People looking for the last Japanese champion of Nordic Combined have for some years now been going back to the mid-1990ies, to the golden era of Kenji Ogiwara and his Olympic and World Championship wins. Slowly but surely, they don't have to look in the past anymore. Under the careful tutelage of head coach Takanori Kohno, a new star on the Nordic Combined heaven has been rising for some time now and he's there to stay: Akito Watabe.
Being named one of the unluckiest athletes of the last season when big wins or podiums at the World Championships eluded him, Watabe has come into his own and with his open, friendly and funny character, has attracted fans and media alike.
After setting an exclamation mark by winning the Summer Grand Prix jointly with Austrian Berni Gruber and finally climbing on the very top of the podium, the 25-year-old has started to collect podium positions also this season. Starting off seventh in Kuusamo, the first 4-athlete-team podium for a Japanese team followed, as well as a second and a third rank in Lillehammer. Not a bad start into the season for the Japanese team leader who can still joke about the elusive win at the press conference after the race on Saturday: "I am happy and satisfied about today but I am still in the second-place syndrome!"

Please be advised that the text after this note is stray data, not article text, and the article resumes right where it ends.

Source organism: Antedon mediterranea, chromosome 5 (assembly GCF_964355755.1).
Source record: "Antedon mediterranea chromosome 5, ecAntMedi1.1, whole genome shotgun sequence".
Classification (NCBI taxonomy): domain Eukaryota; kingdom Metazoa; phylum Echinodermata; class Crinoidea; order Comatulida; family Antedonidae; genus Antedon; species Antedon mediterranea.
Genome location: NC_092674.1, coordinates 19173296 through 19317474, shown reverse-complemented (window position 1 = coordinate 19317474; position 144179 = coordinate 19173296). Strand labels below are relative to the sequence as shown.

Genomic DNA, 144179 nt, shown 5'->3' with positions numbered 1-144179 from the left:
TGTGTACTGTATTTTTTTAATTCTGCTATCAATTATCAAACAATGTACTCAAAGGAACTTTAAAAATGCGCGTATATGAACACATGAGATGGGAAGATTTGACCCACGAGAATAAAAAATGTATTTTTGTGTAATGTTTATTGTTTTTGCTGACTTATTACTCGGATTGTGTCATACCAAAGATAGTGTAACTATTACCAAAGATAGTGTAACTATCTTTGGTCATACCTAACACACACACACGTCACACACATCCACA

And as of this season, a different Akito Watabe can also come out to play. Experts and spectators alike were impressed when Watabe bounced back from a slow first round in Sunday's Individual Gundersen race on the difficult track in the new Birkebeineren stadium in Lillehammer and gave Magnus Krog a run for his money and the second place, almost catching up with the Norwegian before the finish line.
In his typical humble and humorous manner, Watabe commented on journalists taking pictures of local hero Kokslien and Jason Lamy Chappuis afterwards: "They are big heroes. I am not!" With more races like the ones so far, Akito, we beg to differ!